The Supreme Court of Iowa has frequently held that a specification of negligence which could not possibly be a proximate cause of the injury should not be submitted to the jury. Jacobsen v. Gamber, 249 Iowa 99, 86 N.W.2d 147, 152-153; Brewer v. Johnson, 247 Iowa 483, 72 N.W.2d 556, 558; Ehrhardt v. Ruan Transport Corp., 245 Iowa 193, 61 N.W.2d 696, 700.
As stated in Brewer v. Johnson, supra, "Negligence, in and of itself, is irrelevant in the absence of some causal connection with the injury."
It is apparent that this unfortunate accident was caused by one driver or the other being on the wrong side of the road. Each party contends his driver was on his right side of the road at the time of the collision. Neither party has attempted to offer any evidence of sudden emergency or legal excuse for being upon the wrong side of the road. Upon this record, there is no substantial evidence to support a finding that the speed of either vehicle played any part in causing the accident. The court committed no error in refusing to submit the speed specification. Moreover, the control instruction submitted to the jury was broad enough to give the plaintiff any benefit that she could hope to gain by the requested speed instruction. Plaintiff has failed to show any prejudice resulting from the court's refusal to give the requested speed instruction.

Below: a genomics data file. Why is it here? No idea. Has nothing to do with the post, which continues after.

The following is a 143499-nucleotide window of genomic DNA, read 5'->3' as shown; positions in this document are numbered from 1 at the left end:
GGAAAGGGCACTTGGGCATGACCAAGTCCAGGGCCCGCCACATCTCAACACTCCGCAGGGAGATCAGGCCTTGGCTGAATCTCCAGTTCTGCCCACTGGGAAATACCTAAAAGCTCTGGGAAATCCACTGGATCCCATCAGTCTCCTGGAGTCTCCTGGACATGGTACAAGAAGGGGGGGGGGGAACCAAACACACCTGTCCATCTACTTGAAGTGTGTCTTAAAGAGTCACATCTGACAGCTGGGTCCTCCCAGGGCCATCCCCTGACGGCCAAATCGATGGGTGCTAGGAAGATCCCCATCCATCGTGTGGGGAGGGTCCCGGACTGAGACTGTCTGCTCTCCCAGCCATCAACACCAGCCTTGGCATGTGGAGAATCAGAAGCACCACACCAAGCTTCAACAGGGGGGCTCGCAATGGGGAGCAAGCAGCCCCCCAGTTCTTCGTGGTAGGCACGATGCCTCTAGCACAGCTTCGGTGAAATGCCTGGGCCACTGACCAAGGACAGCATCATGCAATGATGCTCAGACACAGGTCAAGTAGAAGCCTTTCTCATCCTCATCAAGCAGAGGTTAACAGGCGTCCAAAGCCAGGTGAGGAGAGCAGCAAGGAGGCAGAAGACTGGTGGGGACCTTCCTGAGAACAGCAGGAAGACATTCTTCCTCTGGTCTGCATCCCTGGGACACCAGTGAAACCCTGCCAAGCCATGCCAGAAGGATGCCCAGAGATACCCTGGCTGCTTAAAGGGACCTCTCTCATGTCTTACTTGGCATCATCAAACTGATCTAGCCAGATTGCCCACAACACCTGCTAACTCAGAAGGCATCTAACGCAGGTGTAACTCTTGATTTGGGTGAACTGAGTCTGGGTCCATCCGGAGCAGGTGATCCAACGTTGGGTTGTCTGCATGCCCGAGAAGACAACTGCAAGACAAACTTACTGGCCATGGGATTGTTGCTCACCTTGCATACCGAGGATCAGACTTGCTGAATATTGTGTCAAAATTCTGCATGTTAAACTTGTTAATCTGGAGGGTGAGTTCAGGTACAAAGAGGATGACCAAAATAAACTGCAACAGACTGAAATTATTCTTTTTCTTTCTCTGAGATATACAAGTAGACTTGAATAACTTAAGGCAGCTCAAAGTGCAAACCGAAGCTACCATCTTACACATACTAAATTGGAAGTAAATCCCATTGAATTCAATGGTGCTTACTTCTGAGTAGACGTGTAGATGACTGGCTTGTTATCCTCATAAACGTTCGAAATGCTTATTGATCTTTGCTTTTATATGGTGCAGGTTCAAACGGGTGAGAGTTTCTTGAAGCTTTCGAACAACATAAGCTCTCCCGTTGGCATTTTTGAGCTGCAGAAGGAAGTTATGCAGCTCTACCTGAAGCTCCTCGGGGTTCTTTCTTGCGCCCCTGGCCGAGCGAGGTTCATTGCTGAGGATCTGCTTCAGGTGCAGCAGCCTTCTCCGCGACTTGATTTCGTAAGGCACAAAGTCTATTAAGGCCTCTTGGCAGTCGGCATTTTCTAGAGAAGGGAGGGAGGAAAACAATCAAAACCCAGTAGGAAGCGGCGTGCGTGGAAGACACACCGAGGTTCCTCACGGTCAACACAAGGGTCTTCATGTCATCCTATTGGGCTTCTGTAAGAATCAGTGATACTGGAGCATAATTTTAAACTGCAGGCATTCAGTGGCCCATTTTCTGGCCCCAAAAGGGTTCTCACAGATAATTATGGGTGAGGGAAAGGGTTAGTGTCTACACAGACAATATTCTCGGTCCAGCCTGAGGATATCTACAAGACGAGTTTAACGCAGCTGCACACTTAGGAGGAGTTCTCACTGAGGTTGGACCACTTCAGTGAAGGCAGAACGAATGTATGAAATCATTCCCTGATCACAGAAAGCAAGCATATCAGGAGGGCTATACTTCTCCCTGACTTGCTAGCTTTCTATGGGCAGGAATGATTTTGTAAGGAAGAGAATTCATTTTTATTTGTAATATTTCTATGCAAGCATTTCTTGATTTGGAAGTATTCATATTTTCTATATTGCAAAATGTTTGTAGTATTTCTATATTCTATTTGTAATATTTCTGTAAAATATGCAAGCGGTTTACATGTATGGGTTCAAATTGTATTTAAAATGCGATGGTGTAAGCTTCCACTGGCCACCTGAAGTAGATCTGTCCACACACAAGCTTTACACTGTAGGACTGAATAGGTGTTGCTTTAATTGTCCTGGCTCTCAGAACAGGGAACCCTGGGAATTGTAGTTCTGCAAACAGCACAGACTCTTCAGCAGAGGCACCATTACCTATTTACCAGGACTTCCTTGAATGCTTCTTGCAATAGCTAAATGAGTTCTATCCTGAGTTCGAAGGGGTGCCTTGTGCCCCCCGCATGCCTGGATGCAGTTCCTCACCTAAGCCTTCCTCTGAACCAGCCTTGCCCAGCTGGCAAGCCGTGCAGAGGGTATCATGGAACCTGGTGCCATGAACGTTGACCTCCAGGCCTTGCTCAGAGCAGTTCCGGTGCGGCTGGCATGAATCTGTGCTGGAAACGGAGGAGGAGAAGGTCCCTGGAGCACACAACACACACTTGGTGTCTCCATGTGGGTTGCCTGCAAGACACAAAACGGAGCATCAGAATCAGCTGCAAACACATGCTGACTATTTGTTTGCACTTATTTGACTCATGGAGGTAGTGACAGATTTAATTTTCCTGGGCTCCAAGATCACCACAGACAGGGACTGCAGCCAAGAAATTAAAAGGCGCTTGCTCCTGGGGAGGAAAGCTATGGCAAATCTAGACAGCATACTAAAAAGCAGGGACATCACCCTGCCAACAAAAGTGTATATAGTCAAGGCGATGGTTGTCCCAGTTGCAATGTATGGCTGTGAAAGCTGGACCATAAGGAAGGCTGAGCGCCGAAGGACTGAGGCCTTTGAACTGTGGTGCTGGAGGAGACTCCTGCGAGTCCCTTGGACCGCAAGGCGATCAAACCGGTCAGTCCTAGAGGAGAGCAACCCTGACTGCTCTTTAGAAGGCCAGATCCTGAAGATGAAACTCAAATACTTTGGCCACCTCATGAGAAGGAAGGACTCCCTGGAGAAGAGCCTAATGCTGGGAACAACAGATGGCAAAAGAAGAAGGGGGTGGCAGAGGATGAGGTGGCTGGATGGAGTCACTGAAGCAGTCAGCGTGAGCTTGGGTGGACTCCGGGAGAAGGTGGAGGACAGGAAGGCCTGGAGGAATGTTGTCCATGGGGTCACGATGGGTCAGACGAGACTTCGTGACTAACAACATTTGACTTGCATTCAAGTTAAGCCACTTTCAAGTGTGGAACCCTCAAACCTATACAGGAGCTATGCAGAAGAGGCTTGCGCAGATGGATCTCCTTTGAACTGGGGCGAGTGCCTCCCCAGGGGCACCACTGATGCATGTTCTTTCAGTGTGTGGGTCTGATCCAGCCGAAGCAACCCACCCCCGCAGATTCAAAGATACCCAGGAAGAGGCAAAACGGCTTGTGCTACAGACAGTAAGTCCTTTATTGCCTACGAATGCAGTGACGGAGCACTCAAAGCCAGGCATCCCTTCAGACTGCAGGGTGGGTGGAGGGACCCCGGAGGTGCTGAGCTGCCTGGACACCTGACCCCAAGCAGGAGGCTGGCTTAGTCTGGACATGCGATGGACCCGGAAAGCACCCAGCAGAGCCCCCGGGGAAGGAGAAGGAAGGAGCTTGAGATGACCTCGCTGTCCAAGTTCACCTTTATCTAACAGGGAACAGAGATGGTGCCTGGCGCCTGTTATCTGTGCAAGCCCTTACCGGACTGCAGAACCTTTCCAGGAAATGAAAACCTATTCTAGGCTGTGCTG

Plaintiff asserts the court erred in overruling her objections to the use of a dictaphone tape in cross-examination of the plaintiff's witness Ronald R. Radeke. Radeke, who was driving an automobile following Slatinsky's automobile, initially testified at the trial that the said automobile prior to the collision was traveling in the main line of travel for east-bound traffic and was at all times on its side of the highway. Mr. Radeke had given a statement to a representative of the defendant on the day following the accident. Such statement was taken by dictaphone and later a typewritten transcript of the tape was made, which transcript was not signed or approved by the witness. In the course of the cross-examination the typewritten transcript was produced and shown to the witness. The following is illustrative of the cross-examination based on the transcript:
"`Question: You wouldn't know then whether the man was in his lane or out of his lane?' `Answer: No, I wouldn't.' Do you recall that answer?
"A. Recall it? No, I see it there. I see I have said it.
"Q. And is that a fact?
"A. I feel like he was in my lane.
"Q. And this question and this answer: `Question: Okay, you couldn't say he was in it and you couldn't say he was out of it, is that correct?' `Answer: That's correct.' Do you recall that question and that answer?
"A. I don't recall it. I see it there.
"Q. You don't recall making the answer?
"A. Well, I don't recall the exact things I said then."
Later Mr. Radeke was recalled for further cross-examination. His statement, which covers two separate tapes, was played to him in open court in the presence of the jury. Defendant's counsel as a basis for playing the tapes, stated: